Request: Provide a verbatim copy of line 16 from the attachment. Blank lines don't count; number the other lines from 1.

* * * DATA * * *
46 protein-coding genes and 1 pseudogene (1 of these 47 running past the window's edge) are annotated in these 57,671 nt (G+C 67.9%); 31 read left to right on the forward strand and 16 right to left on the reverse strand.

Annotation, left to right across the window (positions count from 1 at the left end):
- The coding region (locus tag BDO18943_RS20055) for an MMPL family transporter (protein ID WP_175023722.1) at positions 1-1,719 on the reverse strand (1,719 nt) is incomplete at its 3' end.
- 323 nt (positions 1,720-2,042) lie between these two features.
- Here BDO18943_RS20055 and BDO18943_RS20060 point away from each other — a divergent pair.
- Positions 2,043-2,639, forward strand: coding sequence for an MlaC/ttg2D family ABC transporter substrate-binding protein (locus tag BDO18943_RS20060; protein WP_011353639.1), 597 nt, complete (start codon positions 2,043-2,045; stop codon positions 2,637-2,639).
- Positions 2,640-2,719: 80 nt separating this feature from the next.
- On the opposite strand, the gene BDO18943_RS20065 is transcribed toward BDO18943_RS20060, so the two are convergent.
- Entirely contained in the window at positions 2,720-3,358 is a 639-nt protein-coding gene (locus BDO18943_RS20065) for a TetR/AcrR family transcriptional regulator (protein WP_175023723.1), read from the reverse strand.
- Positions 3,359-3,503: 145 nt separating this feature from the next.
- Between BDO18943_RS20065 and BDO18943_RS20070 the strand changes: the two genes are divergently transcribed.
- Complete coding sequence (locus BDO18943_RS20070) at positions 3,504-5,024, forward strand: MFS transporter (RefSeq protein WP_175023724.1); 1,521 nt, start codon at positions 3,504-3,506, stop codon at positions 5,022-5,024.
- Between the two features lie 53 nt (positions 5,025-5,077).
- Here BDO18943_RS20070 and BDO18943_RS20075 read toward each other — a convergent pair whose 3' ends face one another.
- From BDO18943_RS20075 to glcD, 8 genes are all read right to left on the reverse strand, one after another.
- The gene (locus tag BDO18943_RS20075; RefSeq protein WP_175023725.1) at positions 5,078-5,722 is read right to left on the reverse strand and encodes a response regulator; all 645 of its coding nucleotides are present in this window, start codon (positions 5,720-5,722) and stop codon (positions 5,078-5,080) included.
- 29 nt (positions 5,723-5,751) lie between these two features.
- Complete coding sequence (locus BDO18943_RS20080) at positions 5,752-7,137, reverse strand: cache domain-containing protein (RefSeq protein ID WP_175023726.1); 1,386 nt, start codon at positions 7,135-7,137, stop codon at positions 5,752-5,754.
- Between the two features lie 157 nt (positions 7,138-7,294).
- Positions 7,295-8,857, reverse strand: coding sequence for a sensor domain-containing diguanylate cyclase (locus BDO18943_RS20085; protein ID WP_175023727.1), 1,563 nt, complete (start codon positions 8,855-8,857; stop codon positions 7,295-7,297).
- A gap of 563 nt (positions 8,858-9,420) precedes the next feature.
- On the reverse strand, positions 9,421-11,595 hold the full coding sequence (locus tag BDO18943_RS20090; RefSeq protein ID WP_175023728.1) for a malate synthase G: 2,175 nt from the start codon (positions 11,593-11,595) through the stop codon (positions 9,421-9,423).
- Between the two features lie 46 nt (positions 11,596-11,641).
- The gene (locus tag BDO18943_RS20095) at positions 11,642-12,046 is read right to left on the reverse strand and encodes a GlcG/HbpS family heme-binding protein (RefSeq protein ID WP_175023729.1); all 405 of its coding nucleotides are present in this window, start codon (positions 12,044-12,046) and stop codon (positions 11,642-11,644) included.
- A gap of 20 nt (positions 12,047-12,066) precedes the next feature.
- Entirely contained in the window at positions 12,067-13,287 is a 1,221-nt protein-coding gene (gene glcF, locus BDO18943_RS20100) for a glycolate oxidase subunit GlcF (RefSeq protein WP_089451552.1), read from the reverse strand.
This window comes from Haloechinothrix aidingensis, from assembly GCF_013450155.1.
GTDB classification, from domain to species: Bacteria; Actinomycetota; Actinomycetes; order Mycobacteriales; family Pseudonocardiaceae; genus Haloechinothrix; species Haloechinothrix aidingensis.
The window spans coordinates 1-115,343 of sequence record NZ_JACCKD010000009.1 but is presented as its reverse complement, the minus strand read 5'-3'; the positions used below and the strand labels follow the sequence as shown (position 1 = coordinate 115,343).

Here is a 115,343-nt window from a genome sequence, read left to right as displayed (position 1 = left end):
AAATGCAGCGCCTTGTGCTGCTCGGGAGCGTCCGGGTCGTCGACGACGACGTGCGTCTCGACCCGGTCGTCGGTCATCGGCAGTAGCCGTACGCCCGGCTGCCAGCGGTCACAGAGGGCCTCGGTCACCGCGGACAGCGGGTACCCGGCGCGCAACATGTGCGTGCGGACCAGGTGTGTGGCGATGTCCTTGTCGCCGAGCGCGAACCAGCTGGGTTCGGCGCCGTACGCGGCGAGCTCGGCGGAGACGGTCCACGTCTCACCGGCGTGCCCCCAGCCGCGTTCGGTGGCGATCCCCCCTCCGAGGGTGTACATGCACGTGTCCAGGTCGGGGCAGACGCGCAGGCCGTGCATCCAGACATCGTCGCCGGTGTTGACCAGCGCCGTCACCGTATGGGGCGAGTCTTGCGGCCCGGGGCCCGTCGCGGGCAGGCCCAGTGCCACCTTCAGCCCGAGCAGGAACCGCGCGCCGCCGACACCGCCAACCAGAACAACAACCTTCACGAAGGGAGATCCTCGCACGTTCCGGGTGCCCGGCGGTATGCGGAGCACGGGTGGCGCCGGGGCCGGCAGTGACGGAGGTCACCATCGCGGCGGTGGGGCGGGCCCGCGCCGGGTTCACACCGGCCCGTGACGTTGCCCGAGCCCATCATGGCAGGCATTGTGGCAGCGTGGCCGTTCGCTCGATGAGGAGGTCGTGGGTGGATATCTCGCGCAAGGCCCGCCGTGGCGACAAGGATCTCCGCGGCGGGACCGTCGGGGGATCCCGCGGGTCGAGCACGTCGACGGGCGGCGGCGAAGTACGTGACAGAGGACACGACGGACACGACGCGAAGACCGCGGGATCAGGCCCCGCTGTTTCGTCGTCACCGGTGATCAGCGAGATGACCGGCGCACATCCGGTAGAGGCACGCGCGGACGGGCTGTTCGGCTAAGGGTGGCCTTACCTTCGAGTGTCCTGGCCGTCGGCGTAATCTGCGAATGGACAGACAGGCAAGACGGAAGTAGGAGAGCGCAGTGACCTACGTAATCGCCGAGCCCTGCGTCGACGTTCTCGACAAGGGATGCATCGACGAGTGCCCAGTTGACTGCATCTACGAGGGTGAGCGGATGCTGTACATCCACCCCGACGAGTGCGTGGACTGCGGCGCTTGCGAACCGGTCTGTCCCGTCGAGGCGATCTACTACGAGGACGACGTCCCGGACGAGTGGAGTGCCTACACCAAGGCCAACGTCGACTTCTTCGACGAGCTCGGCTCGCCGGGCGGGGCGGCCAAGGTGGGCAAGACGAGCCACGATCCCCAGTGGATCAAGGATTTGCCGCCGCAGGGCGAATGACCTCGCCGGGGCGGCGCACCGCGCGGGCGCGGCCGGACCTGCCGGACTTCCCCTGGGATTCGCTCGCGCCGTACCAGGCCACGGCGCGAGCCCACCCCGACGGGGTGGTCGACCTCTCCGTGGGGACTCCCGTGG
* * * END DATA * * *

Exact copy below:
- The gene (locus tag BDO18943_RS20075; RefSeq protein WP_175023725.1) at positions 5,078-5,722 is read right to left on the reverse strand and encodes a response regulator; all 645 of its coding nucleotides are present in this window, start codon (positions 5,720-5,722) and stop codon (positions 5,078-5,080) included.